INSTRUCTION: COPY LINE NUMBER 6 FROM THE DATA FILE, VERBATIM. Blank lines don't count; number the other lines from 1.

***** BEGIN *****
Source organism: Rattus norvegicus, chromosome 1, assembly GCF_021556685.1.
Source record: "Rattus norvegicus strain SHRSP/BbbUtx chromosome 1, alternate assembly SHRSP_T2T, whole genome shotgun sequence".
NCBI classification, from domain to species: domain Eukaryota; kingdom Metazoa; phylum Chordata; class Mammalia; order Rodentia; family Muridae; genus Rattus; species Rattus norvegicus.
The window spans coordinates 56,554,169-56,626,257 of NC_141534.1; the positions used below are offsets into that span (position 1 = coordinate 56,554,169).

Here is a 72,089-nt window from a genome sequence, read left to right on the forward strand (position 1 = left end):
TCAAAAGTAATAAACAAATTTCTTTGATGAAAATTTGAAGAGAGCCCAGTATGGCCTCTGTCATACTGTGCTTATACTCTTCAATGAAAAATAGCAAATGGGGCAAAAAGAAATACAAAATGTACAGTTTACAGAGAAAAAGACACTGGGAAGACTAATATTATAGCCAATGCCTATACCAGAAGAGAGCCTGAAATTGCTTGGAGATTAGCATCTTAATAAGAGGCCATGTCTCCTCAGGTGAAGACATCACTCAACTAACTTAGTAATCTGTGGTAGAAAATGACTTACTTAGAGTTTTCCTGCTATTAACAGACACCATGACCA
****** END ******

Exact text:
TCAAAAGTAATAAACAAATTTCTTTGATGAAAATTTGAAGAGAGCCCAGTATGGCCTCTGTCATACTGTGCTTATACTCTTCAATGAAAAATAGCAAATGGGGCAAAAAGAAATACAAAATGTACAGTTTACAGAGAAAAAGACACTGGGAAGACTAATATTATAGCCAATGCCTATACCAGAAGAGAGCCTGAAATTGCTTGGAGATTAGCATCTTAATAAGAGGCCATGTCTCCTCAGGTGAAGACATCACTCAACTAACTTAGTAATCTGTGGTAGAAAATGACTTACTTAGAGTTTTCCTGCTATTAACAGACACCATGACCA